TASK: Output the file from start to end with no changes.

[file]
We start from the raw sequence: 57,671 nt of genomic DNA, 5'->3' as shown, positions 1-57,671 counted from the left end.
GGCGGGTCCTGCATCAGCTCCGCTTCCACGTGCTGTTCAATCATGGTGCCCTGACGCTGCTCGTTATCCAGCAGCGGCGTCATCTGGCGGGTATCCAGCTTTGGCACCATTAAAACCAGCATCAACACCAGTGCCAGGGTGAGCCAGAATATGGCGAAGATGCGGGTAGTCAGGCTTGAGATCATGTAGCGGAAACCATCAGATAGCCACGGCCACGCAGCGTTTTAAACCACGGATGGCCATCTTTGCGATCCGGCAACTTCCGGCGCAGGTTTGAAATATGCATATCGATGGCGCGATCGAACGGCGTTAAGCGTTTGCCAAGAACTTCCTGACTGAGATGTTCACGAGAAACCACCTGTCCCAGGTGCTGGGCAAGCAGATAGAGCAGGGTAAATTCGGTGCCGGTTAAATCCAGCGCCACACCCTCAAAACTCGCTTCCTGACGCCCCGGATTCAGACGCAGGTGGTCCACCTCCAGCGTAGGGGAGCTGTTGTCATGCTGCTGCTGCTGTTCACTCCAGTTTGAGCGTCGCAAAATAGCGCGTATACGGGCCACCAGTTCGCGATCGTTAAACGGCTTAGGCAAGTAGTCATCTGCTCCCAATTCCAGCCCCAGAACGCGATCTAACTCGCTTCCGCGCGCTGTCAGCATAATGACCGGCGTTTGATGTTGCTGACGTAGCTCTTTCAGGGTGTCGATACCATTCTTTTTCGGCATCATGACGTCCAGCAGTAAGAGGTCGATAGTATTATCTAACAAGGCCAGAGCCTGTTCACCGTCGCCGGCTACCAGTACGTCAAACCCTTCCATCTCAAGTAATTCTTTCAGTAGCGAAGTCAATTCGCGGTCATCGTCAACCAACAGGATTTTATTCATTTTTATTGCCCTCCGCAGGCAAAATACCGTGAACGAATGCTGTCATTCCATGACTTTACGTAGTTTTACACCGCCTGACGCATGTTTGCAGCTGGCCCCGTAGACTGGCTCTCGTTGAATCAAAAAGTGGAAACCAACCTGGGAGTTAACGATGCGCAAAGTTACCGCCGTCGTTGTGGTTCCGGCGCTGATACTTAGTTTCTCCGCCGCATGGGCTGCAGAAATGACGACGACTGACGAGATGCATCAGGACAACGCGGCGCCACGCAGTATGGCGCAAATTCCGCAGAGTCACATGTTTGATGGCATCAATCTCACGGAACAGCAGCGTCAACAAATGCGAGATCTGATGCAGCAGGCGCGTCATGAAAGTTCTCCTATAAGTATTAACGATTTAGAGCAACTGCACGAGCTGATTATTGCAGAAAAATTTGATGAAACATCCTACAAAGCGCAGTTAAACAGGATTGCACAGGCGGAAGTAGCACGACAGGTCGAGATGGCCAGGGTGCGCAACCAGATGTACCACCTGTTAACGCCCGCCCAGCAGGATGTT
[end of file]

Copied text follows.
We start from the raw sequence: 57,671 nt of genomic DNA, 5'->3' as shown, positions 1-57,671 counted from the left end.
GGCGGGTCCTGCATCAGCTCCGCTTCCACGTGCTGTTCAATCATGGTGCCCTGACGCTGCTCGTTATCCAGCAGCGGCGTCATCTGGCGGGTATCCAGCTTTGGCACCATTAAAACCAGCATCAACACCAGTGCCAGGGTGAGCCAGAATATGGCGAAGATGCGGGTAGTCAGGCTTGAGATCATGTAGCGGAAACCATCAGATAGCCACGGCCACGCAGCGTTTTAAACCACGGATGGCCATCTTTGCGATCCGGCAACTTCCGGCGCAGGTTTGAAATATGCATATCGATGGCGCGATCGAACGGCGTTAAGCGTTTGCCAAGAACTTCCTGACTGAGATGTTCACGAGAAACCACCTGTCCCAGGTGCTGGGCAAGCAGATAGAGCAGGGTAAATTCGGTGCCGGTTAAATCCAGCGCCACACCCTCAAAACTCGCTTCCTGACGCCCCGGATTCAGACGCAGGTGGTCCACCTCCAGCGTAGGGGAGCTGTTGTCATGCTGCTGCTGCTGTTCACTCCAGTTTGAGCGTCGCAAAATAGCGCGTATACGGGCCACCAGTTCGCGATCGTTAAACGGCTTAGGCAAGTAGTCATCTGCTCCCAATTCCAGCCCCAGAACGCGATCTAACTCGCTTCCGCGCGCTGTCAGCATAATGACCGGCGTTTGATGTTGCTGACGTAGCTCTTTCAGGGTGTCGATACCATTCTTTTTCGGCATCATGACGTCCAGCAGTAAGAGGTCGATAGTATTATCTAACAAGGCCAGAGCCTGTTCACCGTCGCCGGCTACCAGTACGTCAAACCCTTCCATCTCAAGTAATTCTTTCAGTAGCGAAGTCAATTCGCGGTCATCGTCAACCAACAGGATTTTATTCATTTTTATTGCCCTCCGCAGGCAAAATACCGTGAACGAATGCTGTCATTCCATGACTTTACGTAGTTTTACACCGCCTGACGCATGTTTGCAGCTGGCCCCGTAGACTGGCTCTCGTTGAATCAAAAAGTGGAAACCAACCTGGGAGTTAACGATGCGCAAAGTTACCGCCGTCGTTGTGGTTCCGGCGCTGATACTTAGTTTCTCCGCCGCATGGGCTGCAGAAATGACGACGACTGACGAGATGCATCAGGACAACGCGGCGCCACGCAGTATGGCGCAAATTCCGCAGAGTCACATGTTTGATGGCATCAATCTCACGGAACAGCAGCGTCAACAAATGCGAGATCTGATGCAGCAGGCGCGTCATGAAAGTTCTCCTATAAGTATTAACGATTTAGAGCAACTGCACGAGCTGATTATTGCAGAAAAATTTGATGAAACATCCTACAAAGCGCAGTTAAACAGGATTGCACAGGCGGAAGTAGCACGACAGGTCGAGATGGCCAGGGTGCGCAACCAGATGTACCACCTGTTAACGCCCGCCCAGCAGGATGTT